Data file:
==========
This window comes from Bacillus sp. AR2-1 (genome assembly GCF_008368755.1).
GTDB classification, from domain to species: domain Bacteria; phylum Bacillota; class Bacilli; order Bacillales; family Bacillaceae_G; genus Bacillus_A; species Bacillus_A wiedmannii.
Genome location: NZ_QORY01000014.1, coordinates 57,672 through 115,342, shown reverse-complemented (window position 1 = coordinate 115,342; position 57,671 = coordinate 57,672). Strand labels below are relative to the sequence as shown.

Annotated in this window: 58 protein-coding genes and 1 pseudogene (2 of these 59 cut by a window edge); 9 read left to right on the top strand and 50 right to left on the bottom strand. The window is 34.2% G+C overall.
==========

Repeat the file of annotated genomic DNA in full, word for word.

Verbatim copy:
This window comes from Bacillus sp. AR2-1 (genome assembly GCF_008368755.1).
GTDB classification, from domain to species: domain Bacteria; phylum Bacillota; class Bacilli; order Bacillales; family Bacillaceae_G; genus Bacillus_A; species Bacillus_A wiedmannii.
Genome location: NZ_QORY01000014.1, coordinates 57,672 through 115,342, shown reverse-complemented (window position 1 = coordinate 115,342; position 57,671 = coordinate 57,672). Strand labels below are relative to the sequence as shown.

Annotated in this window: 58 protein-coding genes and 1 pseudogene (2 of these 59 cut by a window edge); 9 read left to right on the top strand and 50 right to left on the bottom strand. The window is 34.2% G+C overall.